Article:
Can A New App Fundamentally Change The Vatican?

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August 17, 2015; Catholic Herald

The newest digital kid on the mobile nonprofit block is Patrum, a free app launched by the Vatican Museums to raise funds for a series of restoration projects. Since the Vatican Museums were founded in 1506, it’s understandable that a number of restoration projects would be necessary by now. One involves the re-stitching of an 18th-century, French-style tapestry. Another is the conservation of 13th– and 14th-century scrolls.

Juliana Biondo, head of Digital Initiatives at the Vatican Museums’ Patrons Office, said, “The app brings together instant chat technology, crowdsource fundraising, and online community building.”

After downloading the free app, users can choose to peruse information for free or also make a donation for a project. Users become a “silver patron” if he or she contributes to a restoration project or a “gold patron” for funding one entirely. (Gold patrons have access to a messaging system that connects them directly to curators.) Patrum’s user-donors receive news updates three times a week on the progress of the conservation projects and can use the app to remotely browse the Vatican’s collection of masterpieces by Michelangelo, Raphael, and Botticelli.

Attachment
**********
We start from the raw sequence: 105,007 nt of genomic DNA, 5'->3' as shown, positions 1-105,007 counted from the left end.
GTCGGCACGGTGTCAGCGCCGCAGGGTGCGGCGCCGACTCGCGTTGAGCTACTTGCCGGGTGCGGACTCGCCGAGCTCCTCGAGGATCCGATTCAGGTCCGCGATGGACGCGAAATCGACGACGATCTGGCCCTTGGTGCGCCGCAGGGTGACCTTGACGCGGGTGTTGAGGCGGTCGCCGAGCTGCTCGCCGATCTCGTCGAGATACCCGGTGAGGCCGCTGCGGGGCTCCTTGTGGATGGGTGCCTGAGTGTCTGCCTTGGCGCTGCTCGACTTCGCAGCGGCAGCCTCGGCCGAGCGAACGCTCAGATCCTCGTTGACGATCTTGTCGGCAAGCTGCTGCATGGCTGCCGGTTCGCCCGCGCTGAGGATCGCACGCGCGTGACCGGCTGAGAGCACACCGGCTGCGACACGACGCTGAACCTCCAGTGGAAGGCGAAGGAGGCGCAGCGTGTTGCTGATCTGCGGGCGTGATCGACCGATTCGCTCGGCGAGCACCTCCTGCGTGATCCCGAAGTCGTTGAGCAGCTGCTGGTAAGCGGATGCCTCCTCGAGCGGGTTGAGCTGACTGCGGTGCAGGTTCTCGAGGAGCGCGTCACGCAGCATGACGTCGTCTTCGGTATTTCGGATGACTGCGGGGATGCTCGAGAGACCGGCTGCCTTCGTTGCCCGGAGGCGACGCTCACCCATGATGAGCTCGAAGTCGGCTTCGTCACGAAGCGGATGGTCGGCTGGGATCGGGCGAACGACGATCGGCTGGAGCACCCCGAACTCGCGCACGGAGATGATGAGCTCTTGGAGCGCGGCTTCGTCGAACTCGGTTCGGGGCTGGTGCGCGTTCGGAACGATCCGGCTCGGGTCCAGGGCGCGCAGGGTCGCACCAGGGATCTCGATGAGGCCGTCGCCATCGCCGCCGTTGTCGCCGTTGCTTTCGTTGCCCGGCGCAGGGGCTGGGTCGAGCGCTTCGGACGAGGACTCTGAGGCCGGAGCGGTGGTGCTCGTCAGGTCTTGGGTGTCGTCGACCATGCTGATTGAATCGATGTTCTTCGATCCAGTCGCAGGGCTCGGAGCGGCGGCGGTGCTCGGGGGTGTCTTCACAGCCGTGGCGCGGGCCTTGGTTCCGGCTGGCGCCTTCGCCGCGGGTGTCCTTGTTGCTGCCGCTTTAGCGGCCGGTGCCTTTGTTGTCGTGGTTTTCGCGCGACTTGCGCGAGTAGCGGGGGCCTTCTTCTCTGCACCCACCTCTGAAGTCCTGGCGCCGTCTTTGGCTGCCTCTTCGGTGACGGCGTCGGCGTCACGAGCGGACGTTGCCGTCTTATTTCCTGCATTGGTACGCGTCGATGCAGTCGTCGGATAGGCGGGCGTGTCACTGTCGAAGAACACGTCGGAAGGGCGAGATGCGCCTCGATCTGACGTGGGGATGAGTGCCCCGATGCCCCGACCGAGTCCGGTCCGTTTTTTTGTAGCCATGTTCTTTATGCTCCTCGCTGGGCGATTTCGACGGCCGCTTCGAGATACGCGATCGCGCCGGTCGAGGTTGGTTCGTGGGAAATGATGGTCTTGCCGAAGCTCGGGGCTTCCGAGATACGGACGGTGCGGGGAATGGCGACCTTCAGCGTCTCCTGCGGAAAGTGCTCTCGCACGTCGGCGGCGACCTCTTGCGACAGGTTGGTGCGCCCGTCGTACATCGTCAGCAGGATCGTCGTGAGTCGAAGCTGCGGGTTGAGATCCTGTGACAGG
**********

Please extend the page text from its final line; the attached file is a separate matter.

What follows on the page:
Jonathan Jones, an art critic who is not happy about either the app or the restoration projects, wrote in The Guardian:

Restoration is a dangerous obsession that needs restraining. Most restoration projects are pompous acts of self-promotion that cover museums in scaffolding and close galleries for no good purpose. Don’t give the Vatican money to spoil its heritage. Dust is beautiful.

But as Biondo explained, “We want to create a platform in which, for example, a patron from Ohio could speak with one from Monte Carlo about a work of art they both like, a shared experience in Rome, or a great event they recently went to.”

Time will tell if the new Patrum app will do the job.—Debbie Laskey